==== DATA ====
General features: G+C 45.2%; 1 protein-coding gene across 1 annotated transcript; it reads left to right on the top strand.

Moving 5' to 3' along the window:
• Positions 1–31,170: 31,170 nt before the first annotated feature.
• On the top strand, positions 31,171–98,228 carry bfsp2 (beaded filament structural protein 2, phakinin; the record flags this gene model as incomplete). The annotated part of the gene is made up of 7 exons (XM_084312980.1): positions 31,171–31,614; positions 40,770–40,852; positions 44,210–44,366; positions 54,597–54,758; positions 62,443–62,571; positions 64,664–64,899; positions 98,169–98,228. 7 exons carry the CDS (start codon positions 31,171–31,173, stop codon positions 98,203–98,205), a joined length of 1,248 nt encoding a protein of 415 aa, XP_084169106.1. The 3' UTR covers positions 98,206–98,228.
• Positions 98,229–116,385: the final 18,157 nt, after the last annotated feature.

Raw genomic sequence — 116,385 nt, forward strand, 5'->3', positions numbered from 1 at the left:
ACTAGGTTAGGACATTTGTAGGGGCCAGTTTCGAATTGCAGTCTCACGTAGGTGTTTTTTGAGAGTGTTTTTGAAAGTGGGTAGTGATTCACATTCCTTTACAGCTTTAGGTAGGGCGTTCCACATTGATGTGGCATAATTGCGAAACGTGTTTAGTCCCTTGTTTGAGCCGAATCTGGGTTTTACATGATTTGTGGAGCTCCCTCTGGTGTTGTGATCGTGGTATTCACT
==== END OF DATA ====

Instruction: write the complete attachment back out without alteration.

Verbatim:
General features: G+C 45.2%; 1 protein-coding gene across 1 annotated transcript; it reads left to right on the top strand.

Moving 5' to 3' along the window:
• Positions 1–31,170: 31,170 nt before the first annotated feature.
• On the top strand, positions 31,171–98,228 carry bfsp2 (beaded filament structural protein 2, phakinin; the record flags this gene model as incomplete). The annotated part of the gene is made up of 7 exons (XM_084312980.1): positions 31,171–31,614; positions 40,770–40,852; positions 44,210–44,366; positions 54,597–54,758; positions 62,443–62,571; positions 64,664–64,899; positions 98,169–98,228. 7 exons carry the CDS (start codon positions 31,171–31,173, stop codon positions 98,203–98,205), a joined length of 1,248 nt encoding a protein of 415 aa, XP_084169106.1. The 3' UTR covers positions 98,206–98,228.
• Positions 98,229–116,385: the final 18,157 nt, after the last annotated feature.

Raw genomic sequence — 116,385 nt, forward strand, 5'->3', positions numbered from 1 at the left:
ACTAGGTTAGGACATTTGTAGGGGCCAGTTTCGAATTGCAGTCTCACGTAGGTGTTTTTTGAGAGTGTTTTTGAAAGTGGGTAGTGATTCACATTCCTTTACAGCTTTAGGTAGGGCGTTCCACATTGATGTGGCATAATTGCGAAACGTGTTTAGTCCCTTGTTTGAGCCGAATCTGGGTTTTACATGATTTGTGGAGCTCCCTCTGGTGTTGTGATCGTGGTATTCACT